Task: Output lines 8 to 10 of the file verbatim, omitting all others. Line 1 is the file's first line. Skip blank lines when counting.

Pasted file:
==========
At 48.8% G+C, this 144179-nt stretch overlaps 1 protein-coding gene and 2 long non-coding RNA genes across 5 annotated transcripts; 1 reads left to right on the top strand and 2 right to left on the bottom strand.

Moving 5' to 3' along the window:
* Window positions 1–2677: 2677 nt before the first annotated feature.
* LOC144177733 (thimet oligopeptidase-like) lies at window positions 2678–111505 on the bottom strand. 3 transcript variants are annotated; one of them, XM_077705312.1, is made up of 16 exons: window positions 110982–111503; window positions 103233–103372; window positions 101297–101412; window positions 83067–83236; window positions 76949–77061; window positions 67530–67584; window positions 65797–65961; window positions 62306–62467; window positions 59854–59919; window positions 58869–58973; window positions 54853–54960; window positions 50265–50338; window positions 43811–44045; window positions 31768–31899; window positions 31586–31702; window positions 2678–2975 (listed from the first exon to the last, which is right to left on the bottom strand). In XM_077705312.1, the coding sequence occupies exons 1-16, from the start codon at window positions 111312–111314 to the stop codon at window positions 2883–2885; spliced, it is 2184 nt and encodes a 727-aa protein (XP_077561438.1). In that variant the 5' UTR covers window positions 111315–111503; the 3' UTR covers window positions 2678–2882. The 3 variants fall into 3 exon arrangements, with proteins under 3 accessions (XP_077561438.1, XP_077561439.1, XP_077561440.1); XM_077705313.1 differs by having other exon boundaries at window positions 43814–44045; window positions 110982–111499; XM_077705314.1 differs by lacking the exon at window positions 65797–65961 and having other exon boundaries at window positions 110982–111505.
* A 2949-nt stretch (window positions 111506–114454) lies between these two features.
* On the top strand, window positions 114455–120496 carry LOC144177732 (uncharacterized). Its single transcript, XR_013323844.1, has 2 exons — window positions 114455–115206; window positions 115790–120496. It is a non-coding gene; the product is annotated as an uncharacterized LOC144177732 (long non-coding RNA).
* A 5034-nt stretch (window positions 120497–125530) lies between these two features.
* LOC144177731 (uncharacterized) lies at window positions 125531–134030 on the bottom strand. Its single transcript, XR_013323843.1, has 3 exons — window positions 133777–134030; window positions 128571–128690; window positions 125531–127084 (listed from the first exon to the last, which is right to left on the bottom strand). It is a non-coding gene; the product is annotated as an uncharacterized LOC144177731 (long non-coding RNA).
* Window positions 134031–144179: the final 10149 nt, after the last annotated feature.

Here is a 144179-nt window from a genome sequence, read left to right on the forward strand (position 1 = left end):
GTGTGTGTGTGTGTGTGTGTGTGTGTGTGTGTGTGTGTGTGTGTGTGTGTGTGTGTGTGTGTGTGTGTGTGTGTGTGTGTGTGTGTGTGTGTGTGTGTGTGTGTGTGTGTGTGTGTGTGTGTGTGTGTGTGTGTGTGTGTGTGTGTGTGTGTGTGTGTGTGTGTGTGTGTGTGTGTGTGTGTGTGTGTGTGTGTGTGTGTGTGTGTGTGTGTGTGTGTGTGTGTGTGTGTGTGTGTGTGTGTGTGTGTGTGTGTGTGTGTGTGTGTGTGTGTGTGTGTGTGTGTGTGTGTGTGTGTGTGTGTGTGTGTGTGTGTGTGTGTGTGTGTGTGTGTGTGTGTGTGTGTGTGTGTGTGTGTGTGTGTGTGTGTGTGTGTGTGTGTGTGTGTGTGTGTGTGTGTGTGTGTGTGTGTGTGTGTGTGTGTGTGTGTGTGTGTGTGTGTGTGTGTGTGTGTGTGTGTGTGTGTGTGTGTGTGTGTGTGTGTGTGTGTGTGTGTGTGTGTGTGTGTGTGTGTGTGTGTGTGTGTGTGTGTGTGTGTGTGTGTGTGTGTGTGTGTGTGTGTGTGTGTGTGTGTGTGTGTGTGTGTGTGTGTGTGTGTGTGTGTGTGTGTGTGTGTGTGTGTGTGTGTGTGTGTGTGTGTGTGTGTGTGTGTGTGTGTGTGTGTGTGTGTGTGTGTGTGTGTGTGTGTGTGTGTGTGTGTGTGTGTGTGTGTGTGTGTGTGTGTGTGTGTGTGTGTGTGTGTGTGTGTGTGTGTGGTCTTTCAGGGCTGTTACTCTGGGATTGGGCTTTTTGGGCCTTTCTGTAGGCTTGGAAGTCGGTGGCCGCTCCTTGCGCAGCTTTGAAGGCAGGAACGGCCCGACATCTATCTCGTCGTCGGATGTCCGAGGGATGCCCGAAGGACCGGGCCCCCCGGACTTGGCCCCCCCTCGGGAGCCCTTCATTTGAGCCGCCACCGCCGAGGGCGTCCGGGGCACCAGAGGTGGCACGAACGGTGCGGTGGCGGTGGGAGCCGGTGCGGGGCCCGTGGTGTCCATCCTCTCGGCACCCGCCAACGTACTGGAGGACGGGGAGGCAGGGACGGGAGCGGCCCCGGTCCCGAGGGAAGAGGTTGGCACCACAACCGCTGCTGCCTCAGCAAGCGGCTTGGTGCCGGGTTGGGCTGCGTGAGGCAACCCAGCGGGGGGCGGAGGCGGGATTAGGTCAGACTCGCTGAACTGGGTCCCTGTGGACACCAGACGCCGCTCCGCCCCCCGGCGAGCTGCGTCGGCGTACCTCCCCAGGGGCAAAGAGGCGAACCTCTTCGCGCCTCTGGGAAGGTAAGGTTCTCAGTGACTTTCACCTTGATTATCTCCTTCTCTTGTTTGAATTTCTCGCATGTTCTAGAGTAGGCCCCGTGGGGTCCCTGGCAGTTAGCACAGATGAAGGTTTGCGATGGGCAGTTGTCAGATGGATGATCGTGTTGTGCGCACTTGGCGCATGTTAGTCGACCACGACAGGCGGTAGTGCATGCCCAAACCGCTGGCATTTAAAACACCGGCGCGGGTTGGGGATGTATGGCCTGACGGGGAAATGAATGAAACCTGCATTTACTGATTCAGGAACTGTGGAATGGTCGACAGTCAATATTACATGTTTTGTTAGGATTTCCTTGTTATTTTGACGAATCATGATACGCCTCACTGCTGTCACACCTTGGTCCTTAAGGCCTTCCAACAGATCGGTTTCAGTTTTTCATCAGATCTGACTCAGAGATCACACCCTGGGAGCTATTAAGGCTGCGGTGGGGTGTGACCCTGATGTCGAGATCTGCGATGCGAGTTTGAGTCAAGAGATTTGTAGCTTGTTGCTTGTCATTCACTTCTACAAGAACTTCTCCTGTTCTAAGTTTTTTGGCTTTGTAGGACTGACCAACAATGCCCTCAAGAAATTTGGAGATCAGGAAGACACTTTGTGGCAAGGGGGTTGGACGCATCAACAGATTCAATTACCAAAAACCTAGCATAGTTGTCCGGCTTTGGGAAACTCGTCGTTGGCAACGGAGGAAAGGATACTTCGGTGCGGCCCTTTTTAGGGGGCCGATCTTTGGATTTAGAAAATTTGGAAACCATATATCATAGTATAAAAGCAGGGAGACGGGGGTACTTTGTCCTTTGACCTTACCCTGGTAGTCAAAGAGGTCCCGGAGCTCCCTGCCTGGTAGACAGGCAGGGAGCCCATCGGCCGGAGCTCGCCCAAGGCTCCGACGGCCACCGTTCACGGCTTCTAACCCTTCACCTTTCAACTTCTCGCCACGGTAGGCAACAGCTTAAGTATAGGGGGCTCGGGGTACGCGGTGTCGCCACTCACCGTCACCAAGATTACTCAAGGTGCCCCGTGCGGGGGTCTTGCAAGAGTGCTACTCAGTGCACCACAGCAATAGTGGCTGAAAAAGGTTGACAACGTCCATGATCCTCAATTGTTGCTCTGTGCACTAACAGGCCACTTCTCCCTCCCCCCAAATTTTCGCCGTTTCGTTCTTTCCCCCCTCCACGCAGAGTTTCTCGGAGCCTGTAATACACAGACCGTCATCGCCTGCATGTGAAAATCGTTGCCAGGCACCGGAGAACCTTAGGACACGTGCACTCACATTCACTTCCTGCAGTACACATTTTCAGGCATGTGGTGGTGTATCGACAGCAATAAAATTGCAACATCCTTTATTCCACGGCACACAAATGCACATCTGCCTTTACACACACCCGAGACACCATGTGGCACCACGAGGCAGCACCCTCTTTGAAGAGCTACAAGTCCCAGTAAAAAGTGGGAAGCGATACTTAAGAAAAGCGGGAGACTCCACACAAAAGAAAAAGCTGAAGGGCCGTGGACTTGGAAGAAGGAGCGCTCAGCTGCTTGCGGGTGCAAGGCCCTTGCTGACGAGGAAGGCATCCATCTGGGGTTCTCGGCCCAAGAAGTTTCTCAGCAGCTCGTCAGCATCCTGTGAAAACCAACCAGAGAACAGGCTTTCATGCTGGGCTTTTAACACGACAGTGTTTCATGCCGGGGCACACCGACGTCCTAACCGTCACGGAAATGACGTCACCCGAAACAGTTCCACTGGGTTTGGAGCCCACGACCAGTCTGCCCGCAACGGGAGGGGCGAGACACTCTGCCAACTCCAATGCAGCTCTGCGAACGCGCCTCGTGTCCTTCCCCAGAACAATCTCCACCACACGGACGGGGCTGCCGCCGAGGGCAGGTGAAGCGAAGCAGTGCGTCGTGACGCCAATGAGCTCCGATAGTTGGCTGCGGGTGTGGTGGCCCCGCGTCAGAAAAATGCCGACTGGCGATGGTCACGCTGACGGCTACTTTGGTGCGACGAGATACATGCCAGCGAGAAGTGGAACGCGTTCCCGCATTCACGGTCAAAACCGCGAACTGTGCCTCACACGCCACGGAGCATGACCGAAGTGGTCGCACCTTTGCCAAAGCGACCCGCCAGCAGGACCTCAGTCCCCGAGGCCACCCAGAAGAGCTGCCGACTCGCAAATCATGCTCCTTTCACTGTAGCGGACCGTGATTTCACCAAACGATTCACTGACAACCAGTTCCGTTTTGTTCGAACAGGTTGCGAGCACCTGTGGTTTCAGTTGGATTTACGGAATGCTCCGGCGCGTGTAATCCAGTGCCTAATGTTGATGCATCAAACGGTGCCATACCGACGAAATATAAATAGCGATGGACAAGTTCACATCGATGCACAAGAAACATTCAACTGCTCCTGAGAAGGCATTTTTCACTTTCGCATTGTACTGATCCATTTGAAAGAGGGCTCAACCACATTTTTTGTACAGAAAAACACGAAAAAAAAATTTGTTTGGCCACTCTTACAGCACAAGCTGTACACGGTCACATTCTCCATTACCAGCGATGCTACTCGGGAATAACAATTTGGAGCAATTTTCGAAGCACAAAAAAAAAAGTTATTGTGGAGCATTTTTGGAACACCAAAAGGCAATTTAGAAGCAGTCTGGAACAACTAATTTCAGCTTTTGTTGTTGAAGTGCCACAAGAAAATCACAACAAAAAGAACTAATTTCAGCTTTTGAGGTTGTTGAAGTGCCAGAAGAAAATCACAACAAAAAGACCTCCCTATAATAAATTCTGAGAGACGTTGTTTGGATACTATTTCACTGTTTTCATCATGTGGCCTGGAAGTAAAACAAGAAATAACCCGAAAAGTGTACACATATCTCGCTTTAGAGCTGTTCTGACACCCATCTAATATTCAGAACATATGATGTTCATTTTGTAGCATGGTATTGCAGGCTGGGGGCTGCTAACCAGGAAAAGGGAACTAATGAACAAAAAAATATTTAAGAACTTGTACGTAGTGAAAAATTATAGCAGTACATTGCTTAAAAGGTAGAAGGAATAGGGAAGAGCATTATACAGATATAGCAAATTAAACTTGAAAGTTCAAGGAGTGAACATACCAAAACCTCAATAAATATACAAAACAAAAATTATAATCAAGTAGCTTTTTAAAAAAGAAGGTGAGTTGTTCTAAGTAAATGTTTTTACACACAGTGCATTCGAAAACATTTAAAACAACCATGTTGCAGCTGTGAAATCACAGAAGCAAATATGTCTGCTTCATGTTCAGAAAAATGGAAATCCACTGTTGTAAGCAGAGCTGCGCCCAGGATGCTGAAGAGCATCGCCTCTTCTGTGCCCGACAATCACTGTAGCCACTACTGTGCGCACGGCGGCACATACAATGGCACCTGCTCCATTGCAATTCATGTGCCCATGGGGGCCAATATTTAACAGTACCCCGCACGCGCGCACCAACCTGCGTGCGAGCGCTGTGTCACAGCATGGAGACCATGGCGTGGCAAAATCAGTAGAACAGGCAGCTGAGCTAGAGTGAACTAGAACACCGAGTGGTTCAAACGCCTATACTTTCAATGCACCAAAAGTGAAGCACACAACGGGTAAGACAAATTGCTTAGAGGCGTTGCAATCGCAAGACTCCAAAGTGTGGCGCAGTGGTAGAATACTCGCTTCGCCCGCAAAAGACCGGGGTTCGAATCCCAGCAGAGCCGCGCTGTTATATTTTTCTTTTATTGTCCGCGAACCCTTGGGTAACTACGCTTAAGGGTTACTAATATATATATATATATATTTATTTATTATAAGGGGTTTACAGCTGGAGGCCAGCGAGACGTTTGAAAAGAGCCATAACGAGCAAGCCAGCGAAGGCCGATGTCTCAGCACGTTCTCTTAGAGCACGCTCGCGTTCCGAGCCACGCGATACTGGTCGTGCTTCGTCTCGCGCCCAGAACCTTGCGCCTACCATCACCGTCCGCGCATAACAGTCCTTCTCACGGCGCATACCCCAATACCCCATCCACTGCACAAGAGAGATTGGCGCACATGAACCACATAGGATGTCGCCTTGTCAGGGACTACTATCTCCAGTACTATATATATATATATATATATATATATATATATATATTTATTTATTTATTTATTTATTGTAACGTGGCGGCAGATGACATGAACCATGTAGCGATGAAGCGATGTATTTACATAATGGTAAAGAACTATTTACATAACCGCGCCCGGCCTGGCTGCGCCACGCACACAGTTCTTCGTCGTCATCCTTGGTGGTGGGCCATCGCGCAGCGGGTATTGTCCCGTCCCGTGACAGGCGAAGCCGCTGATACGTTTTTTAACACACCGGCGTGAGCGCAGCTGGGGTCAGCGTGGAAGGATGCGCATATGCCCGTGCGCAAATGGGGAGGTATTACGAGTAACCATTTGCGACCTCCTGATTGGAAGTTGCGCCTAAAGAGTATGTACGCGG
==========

* LOC144177731 (uncharacterized) lies at window positions 125531–134030 on the bottom strand. Its single transcript, XR_013323843.1, has 3 exons — window positions 133777–134030; window positions 128571–128690; window positions 125531–127084 (listed from the first exon to the last, which is right to left on the bottom strand). It is a non-coding gene; the product is annotated as an uncharacterized LOC144177731 (long non-coding RNA).
* Window positions 134031–144179: the final 10149 nt, after the last annotated feature.

Here is a 144179-nt window from a genome sequence, read left to right on the forward strand (position 1 = left end):